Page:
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Combining molecular genetics and biochemistry to explore the biology of chromosomal DNA replication in the Archaea

  • Full or part time
  • Application Deadline
    Sunday, December 01, 2019
  • Competition Funded PhD Project (Students Worldwide)
    Competition Funded PhD Project (Students Worldwide)

Project Description

The Archaea constitute the third domain of life on Earth, comprise an estimated 20% of the planet’s biomass and make a major impact on both biosphere and atmosphere. Despite this however, they remain relatively understudied. This project is centred on understanding how archaeal cells maintain the integrity of their genetic information, with particular emphasis on exploring questions of protein structure, function and regulation within the archaeal chromosomal DNA replication machinery. Recent studies indicate that eukaryotic life emerged from an archaeal ancestor: therefore, in addition to showing how archaeal cells replicate their chromosomes, the work has the potential to provide insights into the evolution of replication protein function during eukaryogenesis (the evolution of eukaryotes).
The student will utilise the halophilic (salt-loving) archaeon Haloferax volcanii as a model system to explore DNA replication biology. Previously, the group has genetically and/or biochemically characterised a number of conserved replication factors in isolation, such as the MCM helicase (1), multiple single-stranded DNA binding proteins (2) and the sliding clamp PCNA (3). The aim of this challenging project is to integrate this work by purifying replisome complexes from cells, determining their composition and exploring the in vivo consequences of disrupting their structure in a targeted manner, thereby gaining novel insights into the molecular machinery of chromosome replication in archaea and how this may have evolved.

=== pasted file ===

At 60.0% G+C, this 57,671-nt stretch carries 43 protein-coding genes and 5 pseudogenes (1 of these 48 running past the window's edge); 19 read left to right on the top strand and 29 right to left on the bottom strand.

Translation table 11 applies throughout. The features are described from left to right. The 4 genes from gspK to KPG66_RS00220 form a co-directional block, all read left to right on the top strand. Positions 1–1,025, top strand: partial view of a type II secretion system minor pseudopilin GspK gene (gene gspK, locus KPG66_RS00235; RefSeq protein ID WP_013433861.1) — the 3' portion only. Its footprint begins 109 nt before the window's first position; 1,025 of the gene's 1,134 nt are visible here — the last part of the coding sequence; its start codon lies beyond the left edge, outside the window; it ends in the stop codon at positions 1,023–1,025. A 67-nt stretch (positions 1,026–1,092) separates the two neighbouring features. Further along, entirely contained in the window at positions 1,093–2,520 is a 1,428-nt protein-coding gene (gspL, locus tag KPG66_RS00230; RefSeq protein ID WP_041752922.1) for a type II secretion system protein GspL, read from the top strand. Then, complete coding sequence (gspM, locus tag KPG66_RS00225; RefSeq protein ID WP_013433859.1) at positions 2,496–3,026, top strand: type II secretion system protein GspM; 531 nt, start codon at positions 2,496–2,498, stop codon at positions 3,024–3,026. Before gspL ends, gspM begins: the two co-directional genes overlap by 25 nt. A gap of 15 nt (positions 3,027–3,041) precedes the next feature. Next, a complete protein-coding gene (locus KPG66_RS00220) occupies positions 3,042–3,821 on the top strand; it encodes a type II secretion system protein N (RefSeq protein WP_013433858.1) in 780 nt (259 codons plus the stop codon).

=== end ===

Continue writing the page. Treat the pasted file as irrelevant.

The student will acquire skills in molecular genetics, microbiology, biochemistry and bioinformatics.

Funding Notes

Eligibility requirements: A good BSc (Hons) degree (2:1 or above) or equivalent in molecular biology, molecular genetics, microbiology, biochemistry or a related subject is essential. A research Masters degree in an area of biology related to the project is desirable.
Funding source: School of Biology.
Duration: 3.5 years fees and stipend.


1. Kristensen, T.P., et al. (2014) The haloarchaeal MCM proteins: bioinformatic analysis and targeted mutagenesis of the β7-β8 and β9-β10 hairpin loops and conserved zinc binding domain cysteines. Frontiers Microbiol, 5, 123.
2. Skowyra, A. and MacNeill, S.A. (2012) Identification of essential and non-essential single- stranded DNA-binding proteins in a model archaeal organism. Nucleic Acids Res, 40, 1077-1090.
3. Morgunova, E., et al. (2009) Structural insights into the adaptation of proliferating cell nuclear antigen (PCNA) from Haloferax volcanii to a high-salt environment. Acta Cryst D, 65, 1081-1088.

How good is research at University of St Andrews in Biological Sciences?

FTE Category A staff submitted: 50.45

Research output data provided by the Research Excellence Framework (REF)

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